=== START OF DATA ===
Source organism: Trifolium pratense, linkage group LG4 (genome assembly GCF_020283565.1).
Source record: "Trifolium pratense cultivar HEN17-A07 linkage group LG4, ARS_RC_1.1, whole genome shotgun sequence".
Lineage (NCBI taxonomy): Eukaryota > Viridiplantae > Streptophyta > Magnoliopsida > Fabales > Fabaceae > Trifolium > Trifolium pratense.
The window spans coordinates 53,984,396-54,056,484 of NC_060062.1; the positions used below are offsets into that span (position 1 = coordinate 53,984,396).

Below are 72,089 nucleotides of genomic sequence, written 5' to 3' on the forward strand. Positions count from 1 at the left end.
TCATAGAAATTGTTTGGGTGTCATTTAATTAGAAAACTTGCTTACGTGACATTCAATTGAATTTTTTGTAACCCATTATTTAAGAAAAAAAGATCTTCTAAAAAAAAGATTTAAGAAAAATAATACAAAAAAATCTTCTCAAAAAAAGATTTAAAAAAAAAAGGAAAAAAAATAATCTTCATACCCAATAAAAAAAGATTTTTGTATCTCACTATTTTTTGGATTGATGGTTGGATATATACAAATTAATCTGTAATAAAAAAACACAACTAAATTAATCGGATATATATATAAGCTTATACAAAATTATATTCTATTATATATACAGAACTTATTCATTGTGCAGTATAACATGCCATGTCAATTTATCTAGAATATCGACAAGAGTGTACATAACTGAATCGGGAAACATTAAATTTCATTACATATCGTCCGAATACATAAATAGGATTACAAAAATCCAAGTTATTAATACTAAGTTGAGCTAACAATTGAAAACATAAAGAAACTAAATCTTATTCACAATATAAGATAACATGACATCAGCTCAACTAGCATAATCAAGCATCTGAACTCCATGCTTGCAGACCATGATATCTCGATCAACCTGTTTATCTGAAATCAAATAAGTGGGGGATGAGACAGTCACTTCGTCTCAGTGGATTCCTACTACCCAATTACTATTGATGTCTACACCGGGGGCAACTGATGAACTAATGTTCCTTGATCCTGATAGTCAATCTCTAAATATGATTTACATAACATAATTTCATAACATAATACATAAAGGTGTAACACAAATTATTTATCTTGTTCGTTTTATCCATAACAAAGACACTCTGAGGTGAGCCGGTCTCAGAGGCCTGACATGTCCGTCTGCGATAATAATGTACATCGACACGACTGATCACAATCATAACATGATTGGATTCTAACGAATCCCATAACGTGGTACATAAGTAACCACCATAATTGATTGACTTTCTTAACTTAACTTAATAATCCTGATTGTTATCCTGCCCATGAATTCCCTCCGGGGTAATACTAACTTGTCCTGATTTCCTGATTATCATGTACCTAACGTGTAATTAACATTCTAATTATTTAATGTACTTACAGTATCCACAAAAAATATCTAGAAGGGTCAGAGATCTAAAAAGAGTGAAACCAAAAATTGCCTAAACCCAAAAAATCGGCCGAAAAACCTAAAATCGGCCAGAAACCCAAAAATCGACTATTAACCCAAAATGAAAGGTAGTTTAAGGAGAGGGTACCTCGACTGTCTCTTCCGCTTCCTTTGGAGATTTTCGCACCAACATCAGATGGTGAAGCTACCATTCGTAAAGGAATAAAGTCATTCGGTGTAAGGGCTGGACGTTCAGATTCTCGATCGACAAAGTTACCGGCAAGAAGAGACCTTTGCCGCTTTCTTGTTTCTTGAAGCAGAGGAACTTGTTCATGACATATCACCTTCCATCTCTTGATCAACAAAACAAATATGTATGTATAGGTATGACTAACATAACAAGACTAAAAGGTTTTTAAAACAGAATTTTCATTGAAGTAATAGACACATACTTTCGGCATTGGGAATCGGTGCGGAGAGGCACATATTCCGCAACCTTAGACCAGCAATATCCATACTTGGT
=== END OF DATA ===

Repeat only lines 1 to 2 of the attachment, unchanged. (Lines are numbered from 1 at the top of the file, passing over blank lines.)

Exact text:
Source organism: Trifolium pratense, linkage group LG4 (genome assembly GCF_020283565.1).
Source record: "Trifolium pratense cultivar HEN17-A07 linkage group LG4, ARS_RC_1.1, whole genome shotgun sequence".